5. It is not a fact that Russian leaders thought Trump would win or that they could have a direct influence on the outcome. This is an allegation that has not been substantiated by any convincing evidence. The January 2017 “Intelligence Community” report actually states that Russian leaders, like most other people, thought Clinton would win.

6. It is not a fact that Russian activities had any tangible impact on the outcome of the election. Nobody seems to have done even a superficial study of the effect Russian actions actually had on the vote.

7. It is not a fact that there was any direct coordination between the Trump campaign (hardly a well-organized effort) and Russian officials. The indictments brought by the Special Prosecutor so far are either for lying to the FBI or for offenses unrelated to the campaign such as money laundering or not registering as a foreign agent.

So, what is the most important fact regarding the 2016 U.S. presidential election?

The most important fact, obscured in “Russiagate” hysteria, is that Americans elected Donald Trump president under the terms set forth in a constitution written and approved by Americans. Americans created the electoral college, which allows a candidate with the minority of popular votes to win. Americans were those who gerrymandered electoral districts to rig them in favor of a given political party. The American Supreme Court issued the infamous Citizens United decision that allows corporate financing of candidates for political office. (Hey, money talks and exercises freedom of speech; corporations are people!) Americans created a Senate that is anything but democratic since it gives disproportionate representation to states with relatively small populations. It was American senators who established non-democratic procedures that allow minorities, even sometimes single senators, to block legislation or confirmation of appointments.

Now, that does not mean that Donald Trump’s election was a good thing for the country just because Americans elected him. In my opinion, the 2016 presidential and congressional elections pose an imminent danger to the republic. They have created potential disasters that will severely try the checks and balances that our founding fathers built into our constitution. This is particularly true since both houses of Congress are controlled by the Republican Party, which itself represents fewer voters than the principal opposition party.

I did not personally vote for Trump and cannot imagine circumstances when I would have. But I consider the charges that Russian actions “interfered” in the election, or—for that matter—damaged the “quality of our democracy” ludicrous, pathetic, and shameful.

“Ludicrous” because there is no logical reason to think that anything Russians did had any effect on how people voted. In the past, when Soviet leaders tried to influence American elections, it backfired—as foreign interference normally does everywhere. In 1984, Yuri Andropov, the then Soviet leader made preventing Ronald Reagan’s re-election the second most important task of the KGB. (The first was to detect U.S. plans for a nuclear strike on the Soviet Union.) Everything the Soviets did in fact helped Reagan win forty-nine of our 50 states.

“Pathetic” because it is clear that the Democratic Party lost the election. Yes, it won the popular vote, but presidents are elected not by popular vote but by the electoral college. (We have a republic, not a democracy!) To blame someone else for one’s own mistakes is a pathetic case of self deception.

“Shameful” because it is an evasion of responsibility. It prevents the Democrats, and those many Republicans who want responsible, fact-based government in Washington, from concentrating on practical ways to reduce the threat the Trump presidency poses to our political values and even to our future existence. After all, Trump would not be president if the Republican Party had not nominated him. He also is most unlikely to have won the electoral college if the Democrats had nominated someone—almost anyone–other than the candidate they chose. I don’t argue that any of this was fair, or rational, but then who is so naïve as to assume that American politics are either fair or rational? (By the way, Russian politics is also neither fair nor rational in terms of what is best for the average citizen.)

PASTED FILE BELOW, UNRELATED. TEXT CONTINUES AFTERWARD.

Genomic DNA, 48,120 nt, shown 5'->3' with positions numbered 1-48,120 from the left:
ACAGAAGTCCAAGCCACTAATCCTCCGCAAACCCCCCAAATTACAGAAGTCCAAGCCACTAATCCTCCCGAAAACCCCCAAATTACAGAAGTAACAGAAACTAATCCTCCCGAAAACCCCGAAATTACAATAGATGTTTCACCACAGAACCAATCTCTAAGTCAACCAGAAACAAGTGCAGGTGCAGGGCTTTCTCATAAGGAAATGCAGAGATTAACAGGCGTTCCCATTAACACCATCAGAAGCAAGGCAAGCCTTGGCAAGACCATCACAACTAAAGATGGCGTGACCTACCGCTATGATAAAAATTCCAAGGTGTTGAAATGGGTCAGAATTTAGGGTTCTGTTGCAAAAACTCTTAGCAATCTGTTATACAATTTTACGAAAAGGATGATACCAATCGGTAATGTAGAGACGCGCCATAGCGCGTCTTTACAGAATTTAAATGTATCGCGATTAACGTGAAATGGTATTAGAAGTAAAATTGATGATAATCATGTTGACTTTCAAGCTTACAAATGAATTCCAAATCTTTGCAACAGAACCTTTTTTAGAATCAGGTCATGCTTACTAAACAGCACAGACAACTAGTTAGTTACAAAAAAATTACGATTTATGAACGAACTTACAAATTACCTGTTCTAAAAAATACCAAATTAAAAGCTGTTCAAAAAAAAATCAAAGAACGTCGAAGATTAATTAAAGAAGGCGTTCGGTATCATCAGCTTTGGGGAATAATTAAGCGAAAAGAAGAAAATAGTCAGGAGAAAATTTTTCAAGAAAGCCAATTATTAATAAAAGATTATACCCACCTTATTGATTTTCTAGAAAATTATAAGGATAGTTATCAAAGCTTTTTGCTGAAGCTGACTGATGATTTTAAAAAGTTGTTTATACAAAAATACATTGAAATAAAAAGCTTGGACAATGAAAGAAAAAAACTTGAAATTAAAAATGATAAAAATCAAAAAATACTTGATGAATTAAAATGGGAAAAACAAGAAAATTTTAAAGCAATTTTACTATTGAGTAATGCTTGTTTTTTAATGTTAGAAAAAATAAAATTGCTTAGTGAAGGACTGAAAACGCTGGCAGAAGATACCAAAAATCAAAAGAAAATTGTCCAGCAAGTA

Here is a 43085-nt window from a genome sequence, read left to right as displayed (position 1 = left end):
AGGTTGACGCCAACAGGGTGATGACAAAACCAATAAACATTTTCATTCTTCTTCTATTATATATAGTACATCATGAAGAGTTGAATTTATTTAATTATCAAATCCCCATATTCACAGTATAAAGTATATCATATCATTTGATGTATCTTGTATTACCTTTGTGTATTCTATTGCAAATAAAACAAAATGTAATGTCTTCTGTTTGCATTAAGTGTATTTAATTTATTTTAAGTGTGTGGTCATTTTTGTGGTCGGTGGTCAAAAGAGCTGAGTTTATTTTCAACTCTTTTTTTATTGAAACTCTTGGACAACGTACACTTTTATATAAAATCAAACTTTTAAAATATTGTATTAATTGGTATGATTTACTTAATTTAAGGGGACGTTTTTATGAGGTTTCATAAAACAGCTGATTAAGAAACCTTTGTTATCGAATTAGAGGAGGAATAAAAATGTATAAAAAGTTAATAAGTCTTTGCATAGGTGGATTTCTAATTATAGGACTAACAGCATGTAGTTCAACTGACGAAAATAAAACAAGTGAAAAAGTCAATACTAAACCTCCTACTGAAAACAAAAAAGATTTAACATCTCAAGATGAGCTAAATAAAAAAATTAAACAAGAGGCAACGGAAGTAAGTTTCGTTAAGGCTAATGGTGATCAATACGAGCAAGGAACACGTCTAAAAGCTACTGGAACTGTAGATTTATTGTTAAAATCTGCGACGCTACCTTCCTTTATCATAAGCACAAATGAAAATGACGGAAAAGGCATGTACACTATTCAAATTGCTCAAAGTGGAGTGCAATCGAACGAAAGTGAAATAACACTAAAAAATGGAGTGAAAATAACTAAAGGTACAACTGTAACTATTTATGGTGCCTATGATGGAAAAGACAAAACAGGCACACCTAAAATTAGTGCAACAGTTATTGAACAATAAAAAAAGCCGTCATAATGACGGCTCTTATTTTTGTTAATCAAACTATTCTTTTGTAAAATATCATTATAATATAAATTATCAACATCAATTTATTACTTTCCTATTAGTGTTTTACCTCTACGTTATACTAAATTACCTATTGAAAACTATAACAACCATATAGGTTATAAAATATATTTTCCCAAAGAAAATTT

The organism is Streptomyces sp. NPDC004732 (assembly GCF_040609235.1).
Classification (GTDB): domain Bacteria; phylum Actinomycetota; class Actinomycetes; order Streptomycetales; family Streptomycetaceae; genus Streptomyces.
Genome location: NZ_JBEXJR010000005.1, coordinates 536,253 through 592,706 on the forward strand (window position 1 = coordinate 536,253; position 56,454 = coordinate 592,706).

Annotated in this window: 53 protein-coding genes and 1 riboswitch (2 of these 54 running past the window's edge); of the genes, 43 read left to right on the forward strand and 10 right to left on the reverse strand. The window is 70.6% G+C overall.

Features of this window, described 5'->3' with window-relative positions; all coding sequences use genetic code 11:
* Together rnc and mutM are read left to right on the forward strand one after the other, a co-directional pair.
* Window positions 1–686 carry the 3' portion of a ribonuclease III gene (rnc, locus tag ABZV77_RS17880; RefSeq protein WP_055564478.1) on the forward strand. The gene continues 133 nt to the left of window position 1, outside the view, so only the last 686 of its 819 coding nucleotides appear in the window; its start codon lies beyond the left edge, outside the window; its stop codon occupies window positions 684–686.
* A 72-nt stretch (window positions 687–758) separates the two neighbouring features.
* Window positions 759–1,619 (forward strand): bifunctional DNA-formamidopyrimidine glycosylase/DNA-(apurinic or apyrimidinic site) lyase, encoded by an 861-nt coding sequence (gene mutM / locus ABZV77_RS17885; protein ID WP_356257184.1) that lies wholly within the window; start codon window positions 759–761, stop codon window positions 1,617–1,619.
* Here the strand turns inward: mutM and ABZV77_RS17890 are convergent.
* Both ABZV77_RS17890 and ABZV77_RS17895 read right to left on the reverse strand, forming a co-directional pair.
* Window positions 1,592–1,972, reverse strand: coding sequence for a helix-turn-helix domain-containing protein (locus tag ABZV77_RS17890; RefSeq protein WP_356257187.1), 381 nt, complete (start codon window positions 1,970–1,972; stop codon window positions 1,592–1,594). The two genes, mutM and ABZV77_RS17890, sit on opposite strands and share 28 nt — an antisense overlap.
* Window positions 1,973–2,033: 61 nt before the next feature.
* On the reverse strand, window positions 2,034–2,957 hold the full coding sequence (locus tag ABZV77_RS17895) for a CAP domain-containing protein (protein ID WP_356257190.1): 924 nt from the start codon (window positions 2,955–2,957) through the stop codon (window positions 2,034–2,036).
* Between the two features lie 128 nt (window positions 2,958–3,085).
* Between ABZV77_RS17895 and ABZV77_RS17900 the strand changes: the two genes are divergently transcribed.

Instead of facing the facts and coping with the current reality, the “Russiagate” promoters in both the government and the media, are diverting our attention from where the real threats are.

I should add “dangerous” to those three adjectives. “Dangerous” because, making an enemy of Russia, the other nuclear superpower—yes, there are still two—comes as close to political insanity as anything I can think of. Denying global warming may rank up there too in the long run, but only nuclear weapons pose, by their very existence in the quantities that are on station in Russia and the United States, an immediate threat to mankind. Not just to the United States and Russia and not just to “civilization.” The sad, frequently forgotten fact is that since the creation of nuclear weapons, mankind has the capacity to destroy itself and join other extinct species.

In their first meeting, President Ronald Reagan and then General Secretary Mikhail Gorbachev agreed that “a nuclear war cannot be won and must never be fought,” and concluded that it was important to prevent any war between them, nuclear or conventional. Both believed that simple and obvious truth and their conviction enabled them to set both countries on a course that ended the Cold War. We should think hard to determine how and why that simple and obvious truth has been ignored of late by the governments of both countries.

We must desist from our current witch-hunt insanity and encourage Presidents Trump and Putin to restore cooperation in issues of nuclear safety, non-proliferation, control of nuclear materials, and nuclear arms reduction. This is in the vital interest of both the United States and Russia. Whether or not the Russian government is in possession of embarrassing information about President Trump’s personal behavior is an irrelevant question. What is in the interest of the United States and Russia is in the interest of the United States and Russia. That is the central issue on which sane governments, and sane publics, would focus their attention.

[A shortened version of this post has been published here.]

[featured image is file photo]